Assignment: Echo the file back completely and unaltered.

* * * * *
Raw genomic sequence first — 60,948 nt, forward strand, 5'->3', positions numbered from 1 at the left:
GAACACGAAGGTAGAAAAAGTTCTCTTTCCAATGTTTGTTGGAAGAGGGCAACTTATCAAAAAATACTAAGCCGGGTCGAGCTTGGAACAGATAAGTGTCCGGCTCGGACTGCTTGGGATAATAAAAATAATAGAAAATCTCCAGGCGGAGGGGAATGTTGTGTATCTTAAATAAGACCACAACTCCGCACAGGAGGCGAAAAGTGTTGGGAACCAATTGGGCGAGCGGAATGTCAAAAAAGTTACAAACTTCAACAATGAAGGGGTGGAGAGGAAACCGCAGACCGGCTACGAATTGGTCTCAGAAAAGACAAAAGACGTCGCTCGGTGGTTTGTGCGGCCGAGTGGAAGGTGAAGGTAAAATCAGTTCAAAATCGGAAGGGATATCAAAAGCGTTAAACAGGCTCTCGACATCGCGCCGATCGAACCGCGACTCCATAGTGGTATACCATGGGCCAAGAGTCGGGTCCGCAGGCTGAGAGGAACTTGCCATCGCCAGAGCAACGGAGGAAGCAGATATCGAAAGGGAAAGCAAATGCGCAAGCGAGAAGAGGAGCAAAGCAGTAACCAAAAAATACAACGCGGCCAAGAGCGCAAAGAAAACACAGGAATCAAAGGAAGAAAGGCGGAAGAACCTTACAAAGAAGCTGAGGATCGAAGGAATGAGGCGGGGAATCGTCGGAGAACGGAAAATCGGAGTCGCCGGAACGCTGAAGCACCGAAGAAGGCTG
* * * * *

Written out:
Raw genomic sequence first — 60,948 nt, forward strand, 5'->3', positions numbered from 1 at the left:
GAACACGAAGGTAGAAAAAGTTCTCTTTCCAATGTTTGTTGGAAGAGGGCAACTTATCAAAAAATACTAAGCCGGGTCGAGCTTGGAACAGATAAGTGTCCGGCTCGGACTGCTTGGGATAATAAAAATAATAGAAAATCTCCAGGCGGAGGGGAATGTTGTGTATCTTAAATAAGACCACAACTCCGCACAGGAGGCGAAAAGTGTTGGGAACCAATTGGGCGAGCGGAATGTCAAAAAAGTTACAAACTTCAACAATGAAGGGGTGGAGAGGAAACCGCAGACCGGCTACGAATTGGTCTCAGAAAAGACAAAAGACGTCGCTCGGTGGTTTGTGCGGCCGAGTGGAAGGTGAAGGTAAAATCAGTTCAAAATCGGAAGGGATATCAAAAGCGTTAAACAGGCTCTCGACATCGCGCCGATCGAACCGCGACTCCATAGTGGTATACCATGGGCCAAGAGTCGGGTCCGCAGGCTGAGAGGAACTTGCCATCGCCAGAGCAACGGAGGAAGCAGATATCGAAAGGGAAAGCAAATGCGCAAGCGAGAAGAGGAGCAAAGCAGTAACCAAAAAATACAACGCGGCCAAGAGCGCAAAGAAAACACAGGAATCAAAGGAAGAAAGGCGGAAGAACCTTACAAAGAAGCTGAGGATCGAAGGAATGAGGCGGGGAATCGTCGGAGAACGGAAAATCGGAGTCGCCGGAACGCTGAAGCACCGAAGAAGGCTG